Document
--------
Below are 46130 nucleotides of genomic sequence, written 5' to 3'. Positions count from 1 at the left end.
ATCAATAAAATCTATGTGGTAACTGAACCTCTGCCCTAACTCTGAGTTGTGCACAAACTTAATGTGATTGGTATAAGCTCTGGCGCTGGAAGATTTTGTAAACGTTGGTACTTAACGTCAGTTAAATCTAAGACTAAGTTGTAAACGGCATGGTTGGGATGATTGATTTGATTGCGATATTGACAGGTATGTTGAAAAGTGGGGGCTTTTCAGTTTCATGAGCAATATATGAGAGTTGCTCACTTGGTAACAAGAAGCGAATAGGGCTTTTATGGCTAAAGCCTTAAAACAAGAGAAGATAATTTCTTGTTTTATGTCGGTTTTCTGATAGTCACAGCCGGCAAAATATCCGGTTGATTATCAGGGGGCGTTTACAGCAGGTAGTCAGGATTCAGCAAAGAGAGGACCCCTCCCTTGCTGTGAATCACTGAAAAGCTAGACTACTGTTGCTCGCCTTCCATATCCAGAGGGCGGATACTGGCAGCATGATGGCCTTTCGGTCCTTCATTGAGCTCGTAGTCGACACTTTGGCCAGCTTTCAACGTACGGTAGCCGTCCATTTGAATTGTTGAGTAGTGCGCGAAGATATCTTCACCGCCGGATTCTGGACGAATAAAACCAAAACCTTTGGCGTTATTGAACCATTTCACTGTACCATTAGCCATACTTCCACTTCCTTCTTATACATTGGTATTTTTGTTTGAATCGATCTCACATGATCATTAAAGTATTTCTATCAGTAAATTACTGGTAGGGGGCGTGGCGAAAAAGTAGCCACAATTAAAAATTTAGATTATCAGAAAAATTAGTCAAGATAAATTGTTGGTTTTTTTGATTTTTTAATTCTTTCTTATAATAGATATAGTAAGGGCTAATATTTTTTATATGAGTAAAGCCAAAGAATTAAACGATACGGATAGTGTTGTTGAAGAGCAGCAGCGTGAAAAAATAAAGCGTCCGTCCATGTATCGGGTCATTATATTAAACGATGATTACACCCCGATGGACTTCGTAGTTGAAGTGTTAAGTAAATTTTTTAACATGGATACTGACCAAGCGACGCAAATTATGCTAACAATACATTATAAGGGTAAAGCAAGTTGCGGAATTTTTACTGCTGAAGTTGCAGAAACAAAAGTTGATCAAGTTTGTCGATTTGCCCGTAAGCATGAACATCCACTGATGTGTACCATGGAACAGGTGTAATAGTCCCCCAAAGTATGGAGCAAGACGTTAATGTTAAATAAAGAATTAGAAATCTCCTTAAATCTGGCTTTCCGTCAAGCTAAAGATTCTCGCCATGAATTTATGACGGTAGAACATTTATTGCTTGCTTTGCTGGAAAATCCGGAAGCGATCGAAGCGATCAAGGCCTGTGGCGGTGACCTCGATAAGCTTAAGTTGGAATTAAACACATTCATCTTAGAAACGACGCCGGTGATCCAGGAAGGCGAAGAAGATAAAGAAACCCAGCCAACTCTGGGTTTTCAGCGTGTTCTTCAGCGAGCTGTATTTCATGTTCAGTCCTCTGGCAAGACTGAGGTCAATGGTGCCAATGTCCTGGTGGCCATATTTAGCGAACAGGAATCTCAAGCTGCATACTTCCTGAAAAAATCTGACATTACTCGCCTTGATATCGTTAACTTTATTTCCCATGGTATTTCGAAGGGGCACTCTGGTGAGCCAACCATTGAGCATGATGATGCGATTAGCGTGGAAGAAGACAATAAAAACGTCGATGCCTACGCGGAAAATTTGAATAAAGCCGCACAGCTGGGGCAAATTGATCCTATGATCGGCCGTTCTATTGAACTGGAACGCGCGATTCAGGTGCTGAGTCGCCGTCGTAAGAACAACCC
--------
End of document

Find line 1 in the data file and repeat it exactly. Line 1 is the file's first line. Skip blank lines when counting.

Below are 46130 nucleotides of genomic sequence, written 5' to 3'. Positions count from 1 at the left end.